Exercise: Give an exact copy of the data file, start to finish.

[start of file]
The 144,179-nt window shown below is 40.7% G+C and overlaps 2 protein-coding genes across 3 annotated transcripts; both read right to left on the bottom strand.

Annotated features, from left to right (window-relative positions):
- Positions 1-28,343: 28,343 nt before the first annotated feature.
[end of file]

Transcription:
The 144,179-nt window shown below is 40.7% G+C and overlaps 2 protein-coding genes across 3 annotated transcripts; both read right to left on the bottom strand.

Annotated features, from left to right (window-relative positions):
- Positions 1-28,343: 28,343 nt before the first annotated feature.